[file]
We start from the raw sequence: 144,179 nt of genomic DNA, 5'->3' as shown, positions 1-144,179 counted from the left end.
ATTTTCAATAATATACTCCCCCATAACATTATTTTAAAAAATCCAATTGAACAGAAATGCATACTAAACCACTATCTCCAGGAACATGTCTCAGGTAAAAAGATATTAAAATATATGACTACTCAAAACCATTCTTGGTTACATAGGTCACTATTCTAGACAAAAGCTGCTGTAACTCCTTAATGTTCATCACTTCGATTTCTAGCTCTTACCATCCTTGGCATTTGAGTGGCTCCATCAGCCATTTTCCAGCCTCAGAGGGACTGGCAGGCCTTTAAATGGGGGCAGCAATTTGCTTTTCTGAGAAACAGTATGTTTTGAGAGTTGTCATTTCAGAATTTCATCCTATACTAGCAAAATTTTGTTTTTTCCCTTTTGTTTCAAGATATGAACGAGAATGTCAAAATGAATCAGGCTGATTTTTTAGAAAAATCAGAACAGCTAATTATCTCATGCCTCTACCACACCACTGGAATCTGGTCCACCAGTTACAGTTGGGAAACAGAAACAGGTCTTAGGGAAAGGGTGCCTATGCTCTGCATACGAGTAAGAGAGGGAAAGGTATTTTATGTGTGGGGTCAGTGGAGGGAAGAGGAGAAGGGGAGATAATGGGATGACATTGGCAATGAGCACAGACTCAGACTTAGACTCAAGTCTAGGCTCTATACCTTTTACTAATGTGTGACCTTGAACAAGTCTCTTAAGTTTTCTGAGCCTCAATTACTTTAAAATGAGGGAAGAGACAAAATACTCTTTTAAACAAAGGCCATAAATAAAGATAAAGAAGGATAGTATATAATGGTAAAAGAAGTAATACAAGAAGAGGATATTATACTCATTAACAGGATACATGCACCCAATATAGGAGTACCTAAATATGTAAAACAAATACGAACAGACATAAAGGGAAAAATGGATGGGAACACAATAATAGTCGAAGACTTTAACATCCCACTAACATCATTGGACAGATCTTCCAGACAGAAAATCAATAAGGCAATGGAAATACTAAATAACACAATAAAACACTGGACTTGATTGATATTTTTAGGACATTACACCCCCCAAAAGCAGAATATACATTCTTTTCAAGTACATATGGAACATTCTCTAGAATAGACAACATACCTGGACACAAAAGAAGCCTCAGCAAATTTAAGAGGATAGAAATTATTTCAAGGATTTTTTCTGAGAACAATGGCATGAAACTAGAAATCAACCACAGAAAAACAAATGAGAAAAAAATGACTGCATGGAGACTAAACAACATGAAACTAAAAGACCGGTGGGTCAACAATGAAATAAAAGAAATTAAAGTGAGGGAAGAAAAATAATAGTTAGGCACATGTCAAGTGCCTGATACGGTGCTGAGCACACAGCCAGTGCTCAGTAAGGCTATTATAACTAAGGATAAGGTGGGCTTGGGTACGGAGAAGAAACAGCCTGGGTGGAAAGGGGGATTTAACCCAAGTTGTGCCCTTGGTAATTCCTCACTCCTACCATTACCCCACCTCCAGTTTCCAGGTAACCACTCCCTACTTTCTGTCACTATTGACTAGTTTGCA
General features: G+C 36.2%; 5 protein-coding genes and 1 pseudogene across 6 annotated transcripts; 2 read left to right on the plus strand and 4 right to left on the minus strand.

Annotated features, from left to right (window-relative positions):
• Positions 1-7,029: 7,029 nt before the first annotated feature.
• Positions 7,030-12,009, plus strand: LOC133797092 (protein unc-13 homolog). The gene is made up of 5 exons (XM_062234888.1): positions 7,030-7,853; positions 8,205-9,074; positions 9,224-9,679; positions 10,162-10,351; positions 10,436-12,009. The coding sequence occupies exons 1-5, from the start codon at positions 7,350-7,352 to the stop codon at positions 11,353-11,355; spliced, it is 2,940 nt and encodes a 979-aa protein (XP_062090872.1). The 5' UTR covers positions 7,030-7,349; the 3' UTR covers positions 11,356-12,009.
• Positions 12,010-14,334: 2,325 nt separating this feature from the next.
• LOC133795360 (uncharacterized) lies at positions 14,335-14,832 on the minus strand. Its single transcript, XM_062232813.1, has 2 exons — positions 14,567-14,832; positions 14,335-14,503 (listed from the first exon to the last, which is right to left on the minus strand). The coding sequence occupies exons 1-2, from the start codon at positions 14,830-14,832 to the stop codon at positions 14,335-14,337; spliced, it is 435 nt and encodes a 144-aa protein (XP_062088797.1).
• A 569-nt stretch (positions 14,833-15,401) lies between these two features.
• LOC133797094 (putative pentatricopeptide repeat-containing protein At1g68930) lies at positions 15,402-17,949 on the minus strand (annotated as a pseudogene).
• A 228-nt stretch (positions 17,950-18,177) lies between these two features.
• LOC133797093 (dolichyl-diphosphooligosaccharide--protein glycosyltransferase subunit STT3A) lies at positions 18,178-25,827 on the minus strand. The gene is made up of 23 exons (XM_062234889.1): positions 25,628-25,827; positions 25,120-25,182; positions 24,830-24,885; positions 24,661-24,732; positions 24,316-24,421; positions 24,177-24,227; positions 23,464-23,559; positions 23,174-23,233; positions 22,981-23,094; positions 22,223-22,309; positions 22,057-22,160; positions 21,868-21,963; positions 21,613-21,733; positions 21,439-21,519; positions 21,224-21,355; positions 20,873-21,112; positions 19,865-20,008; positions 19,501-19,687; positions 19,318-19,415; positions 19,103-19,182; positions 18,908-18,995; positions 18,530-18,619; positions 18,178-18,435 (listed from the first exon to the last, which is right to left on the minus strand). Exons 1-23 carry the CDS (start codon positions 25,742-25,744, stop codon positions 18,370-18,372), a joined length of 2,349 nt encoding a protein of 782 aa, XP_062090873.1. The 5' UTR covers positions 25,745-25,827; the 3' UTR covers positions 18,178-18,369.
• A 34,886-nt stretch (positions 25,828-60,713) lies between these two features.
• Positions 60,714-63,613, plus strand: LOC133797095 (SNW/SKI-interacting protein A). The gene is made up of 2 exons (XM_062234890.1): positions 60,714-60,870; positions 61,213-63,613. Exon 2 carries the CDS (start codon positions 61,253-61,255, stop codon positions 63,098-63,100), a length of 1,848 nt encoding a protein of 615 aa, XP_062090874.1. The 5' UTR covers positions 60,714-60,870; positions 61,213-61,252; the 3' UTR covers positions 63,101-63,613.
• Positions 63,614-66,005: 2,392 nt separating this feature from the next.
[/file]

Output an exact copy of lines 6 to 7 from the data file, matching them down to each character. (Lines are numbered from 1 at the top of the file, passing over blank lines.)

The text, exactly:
• Positions 7,030-12,009, plus strand: LOC133797092 (protein unc-13 homolog). The gene is made up of 5 exons (XM_062234888.1): positions 7,030-7,853; positions 8,205-9,074; positions 9,224-9,679; positions 10,162-10,351; positions 10,436-12,009. The coding sequence occupies exons 1-5, from the start codon at positions 7,350-7,352 to the stop codon at positions 11,353-11,355; spliced, it is 2,940 nt and encodes a 979-aa protein (XP_062090872.1). The 5' UTR covers positions 7,030-7,349; the 3' UTR covers positions 11,356-12,009.
• Positions 12,010-14,334: 2,325 nt separating this feature from the next.